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Flash Review 3, 9-11: Tease-O-Rama
Flash Dances at Dancenow Downtown

By Chris Dohse
Copyright 2000 Chris Dohse

Thursday night I identified a new pet peeve: female dancers grabbing their crotches while dancing. I mean really giving their yoni a yank, snatching a handful of honeypot like it's a bowling ball. Sure I can interpret this act as Marky Mark genderswitch, a vulgar empowerment, but girls, please. I for one don't need to be reminded of what you got down there in your dance vocabularies. Hello Kitty indeed.

But I'm being flippant of course.

What I really mean is to note so much Stephen Petronio and John Jasperse leak into everybody. Their dancers must be teaching a lot of master classes lately, in a race to be coolest.

Maybe I've been going to too many dance festivals. I've become addicted to the fast and furious programming of multiple-choreographer one-piece-each showcases (like the Flea's Get Up!, Lisa Leann and Terry Dean Put on a Dance Show, and Deli Dances in Times Square. See Flash Review, 6-1: Short 'n Sexy at the Flea and Flash Review, 8-11: Performance-O-Rama). Each choreographer gets to shine in a strong, distilled moment from their oeuvres, leaving little room for boredom. But the flash, pace and hype ultimately tease, like a maintenance ration of skin pops when you're jonesing for a hit to the main line.

Robin Staff and Tamara Greenfield's Dancenow Downtown, in its sixth year, is one of the best. Prodding hourly audiences in and out, cramming a lot into a little. Often there are as many downtown dance celebs and up-and-comings in the audience of its double feature series at Joyce Soho as there are onstage. Standing in line in the still-sooty grime of Mercer Street makes for an homage to the tarnished romance of art & commerce.

Maile Okamura's costumes for Neta Pulvermacher's excerpts from "Apple Venus" captured and extended Seussy-vibrant polka dot lily pads, but didn't stop the jerk in front of me from reading his Japanese comic book. Okamura's crayola palette and XTC's tunes connected two fragments.

The predicament Jeffrey Gunshol painted with desperate hilarity in "That Girl" was the altogether ooky one of romance's debris, the sofa we've all occupied strewn with ding-dongs and ho-hos. Gunshol is a uniquely Balti-moronic freakasaurus I'm happy to claim as a long-time acquaintance. Beauteous as a silent-film siren, he swished a gorgeous swath of outrageousness through his virtuosic self, like rattling around an antic attic.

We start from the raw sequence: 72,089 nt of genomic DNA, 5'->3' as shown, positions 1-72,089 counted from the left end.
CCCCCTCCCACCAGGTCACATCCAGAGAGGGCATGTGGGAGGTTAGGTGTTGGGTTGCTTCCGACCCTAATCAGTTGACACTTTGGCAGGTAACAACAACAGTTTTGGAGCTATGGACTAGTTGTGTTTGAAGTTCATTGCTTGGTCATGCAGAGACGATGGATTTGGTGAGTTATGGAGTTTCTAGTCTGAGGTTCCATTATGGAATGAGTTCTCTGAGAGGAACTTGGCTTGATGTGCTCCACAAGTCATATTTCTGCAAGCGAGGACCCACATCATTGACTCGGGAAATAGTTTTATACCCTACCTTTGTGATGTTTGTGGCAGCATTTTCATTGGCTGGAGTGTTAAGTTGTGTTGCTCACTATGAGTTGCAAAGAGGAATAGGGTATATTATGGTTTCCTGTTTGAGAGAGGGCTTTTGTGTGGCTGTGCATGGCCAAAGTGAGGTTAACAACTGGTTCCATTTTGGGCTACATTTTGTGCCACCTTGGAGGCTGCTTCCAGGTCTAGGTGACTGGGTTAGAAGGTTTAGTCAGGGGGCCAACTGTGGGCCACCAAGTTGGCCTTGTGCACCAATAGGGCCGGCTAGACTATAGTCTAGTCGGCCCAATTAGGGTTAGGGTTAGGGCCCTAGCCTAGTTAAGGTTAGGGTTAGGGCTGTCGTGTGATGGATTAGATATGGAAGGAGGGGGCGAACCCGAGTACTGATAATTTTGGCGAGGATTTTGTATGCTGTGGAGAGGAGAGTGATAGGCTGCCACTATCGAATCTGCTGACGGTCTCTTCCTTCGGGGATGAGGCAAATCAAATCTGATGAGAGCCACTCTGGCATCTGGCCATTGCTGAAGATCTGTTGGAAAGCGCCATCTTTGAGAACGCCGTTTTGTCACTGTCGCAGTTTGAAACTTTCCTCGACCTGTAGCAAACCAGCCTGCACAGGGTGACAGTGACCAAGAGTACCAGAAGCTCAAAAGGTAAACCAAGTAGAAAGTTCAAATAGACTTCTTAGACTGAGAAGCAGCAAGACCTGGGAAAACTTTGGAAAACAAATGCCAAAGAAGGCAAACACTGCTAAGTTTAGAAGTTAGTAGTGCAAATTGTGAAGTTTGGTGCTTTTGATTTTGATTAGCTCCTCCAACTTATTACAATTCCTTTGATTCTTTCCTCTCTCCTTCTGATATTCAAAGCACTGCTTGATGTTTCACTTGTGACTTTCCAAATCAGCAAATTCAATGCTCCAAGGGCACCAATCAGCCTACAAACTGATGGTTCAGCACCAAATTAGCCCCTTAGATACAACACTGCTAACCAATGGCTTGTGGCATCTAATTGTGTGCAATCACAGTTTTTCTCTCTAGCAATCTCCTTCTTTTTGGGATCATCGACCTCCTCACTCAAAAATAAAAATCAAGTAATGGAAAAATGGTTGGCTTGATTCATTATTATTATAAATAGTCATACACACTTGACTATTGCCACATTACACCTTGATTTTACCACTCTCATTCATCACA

Keely Garfield showed a ten year-old duet with Rachel Lynch-John, "Fable," to remind us that she kicks ass. Ying Ying Shiau and Kuan Hui Chew, contrariwise, in their duet, "The Stone Garden," danced to ein Deutsches lied. Made me wonder: How does geography limit (define) culture?

Friday night, the noodling Eva Lawrence and Tom O'Connor did in Karl Anderson's "Public Showing" struggled to be noticed behind Sean G. Meehan's "aural environment." Two uncredited "musicians" operated Meehan's mousetrap machinery so fetchingly, I didn't give a shit what else was going on. Be careful picking your collaborators. Meehan's study in inertia warred with Anderson's exercise in effort. Immediately I wondered about the thing hanging at the back that looked like a green dress or something -- it was the only object onstage not yet animated. The dancers contributed to the soundscore. Lawrence, when she said "I'm out of your life" (or something that sounded like it), framed the whole thing in a way I wasn't expecting. O'Connor and the green dress, which turned out to be an apparatus of chainlinked motherboards, became a whirligig.

Claire Porter pulled the usual rabbit out of her hat. It's always a pleasure to watch her wrap herself around words. Doing what she does so well with nothing to prove. Ah, the sound of it. Melanie Morris dared to use her dancers as compositional elements, subsuming their personae into her unremarkable vocabulary made remarkable by its structure.

Is it okay to call Johanna Hegenscheidt voluptuous? She dances with a rare clarity of intention, complex efficiency and control. During her solo, she allowed us to watch her emerge and discover herself -- and the piece's title clarified: "Kindergarten."

"Lefty," made and performed by Marisa Lopez and Michel Yang, brought up the rear with a welcome nightclub-chic atmosphere, two clever girls caught in a sound-bite, photo-op world of trendspotters, supermodels and teenaged millionaires. The same world that supports these very sound bites made by me, the same instantly gratifying circus of sensation promulgated by multiple-choreographer one-piece-each showcases.

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